Cookpot – QR170
(Museum of Islamic Art – 4422 4488 lunch Wed, Thurs, Sat, Sun noon-2p; dinner Wed-Sun 7p-10p)
Not merely a pride of IDAM, the Cookpot is, in fact, the hallmark of Alain Ducasse himself. The name refers to both the dish and the implement in which it is prepared, a cooking tool inspired by functionality and aesthetics. Designed by Ducasse, the porcelain chamber features a mouth that turns into itself, allowing the ingredients to diffuse their own moisture and cook in their humidity. What’s inside is dictated purely by the season. Vegetables are chosen from market availability for their freshness, so each visit can yield surprising new flavours: perhaps some woody artichoke, the lingering liquorice scent of fennel, or traces of honey-like sweetness from pumpkins.
Sharing Platter for 2/4 – QR285/QR510
(Sharq Village & Spa – 4425 6666 lunch Sun-Thurs noon-3p, Fri-Sat 12:30p-3:30p; dinner daily 6:30p-11p)
Saffron – the Bentley of spices. Most restaurants treat the precious strands like gold; their prices justify such care. But Parisa does things differently. Its kitchen exalts the saffron by using it liberally… to perfume rice, marinate meats, and flavour desserts. This is luxury that borderlines extravagance; but the result is a presentation of Persian cooking so refined it’s worth the indulgence. The sharing platter involves a selection of grilled meats and seafood, still sizzling at the table and tinged the colour of sunflowers. The order can also be customised to include fish or shrimp, but the lamb chops are compulsory – saffron-infused, they taste unlike anything else in town.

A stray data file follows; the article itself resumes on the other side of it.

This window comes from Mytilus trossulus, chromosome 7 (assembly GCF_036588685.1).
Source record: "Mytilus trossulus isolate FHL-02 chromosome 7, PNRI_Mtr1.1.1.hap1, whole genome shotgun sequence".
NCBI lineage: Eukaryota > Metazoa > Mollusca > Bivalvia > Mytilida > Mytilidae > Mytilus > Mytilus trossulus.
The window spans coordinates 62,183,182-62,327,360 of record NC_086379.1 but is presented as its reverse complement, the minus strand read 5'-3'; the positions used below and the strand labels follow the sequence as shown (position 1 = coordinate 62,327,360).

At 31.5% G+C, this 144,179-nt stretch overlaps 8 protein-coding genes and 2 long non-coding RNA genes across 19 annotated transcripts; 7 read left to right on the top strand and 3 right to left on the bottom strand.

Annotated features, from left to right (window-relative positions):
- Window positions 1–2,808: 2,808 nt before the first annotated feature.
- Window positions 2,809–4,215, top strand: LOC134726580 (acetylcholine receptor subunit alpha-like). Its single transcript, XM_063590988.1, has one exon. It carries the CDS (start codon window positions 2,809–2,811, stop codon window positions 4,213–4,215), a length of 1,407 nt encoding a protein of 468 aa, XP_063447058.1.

Grilled Whole Sea Bass in Pandan Leaves – QR140
(Grand Hyatt Doha – 4448 1250 dinner daily 7p-11:30p; Friday brunch 12:30p-4p)
No experience at Isaan is complete without the headlining sea bass in pandan leaves. The fish is grilled and served on a network of overlapping pandan leaves, woven tight like a net to capture the juices, bound into a cocoon to lock in the flavours. With confident subtlety, the leaves impart their scent, a cross between vanilla blossoms and freshly cut grass – they make the sea bass smell and taste intoxicating. Then for even more oomph, there are four dipping sauces: roasted chili, leek ginger, spicy palm sugar, and tamarind. It’s so easy to feast on the fish with complete abandon, especially when all the bones have been skillfully removed — the head and tail held by just charred skin.
New York Steakhouse
Fillet “Trio” Tasting Plate – QR280
(Marriott Marquis City Center Doha – 4419 6100 daily 12:30p-3p, 6:30p-11p)
Love your steaks? Have three! A treat for meat aficionados, the tasting plate comprises three medallions of Black Angus fillet from Argentina, USA and Australia. The server will gladly tell you which is which, even suggest a sequence to consume them. But the real fun is guessing for yourself. Take your time slicing each and tasting each steak, comparing their different qualities. The cows may be the same breed, but they could have been grass-fed, corn-fed or a combination. There’s nothing gimmicky about the dish, just an ingenious way of letting diners appreciate beautifully cooked steaks. Oh, and the platter comes with one side option – I suggest the onion ring tower.
** A version of this article appears in Time Out Doha **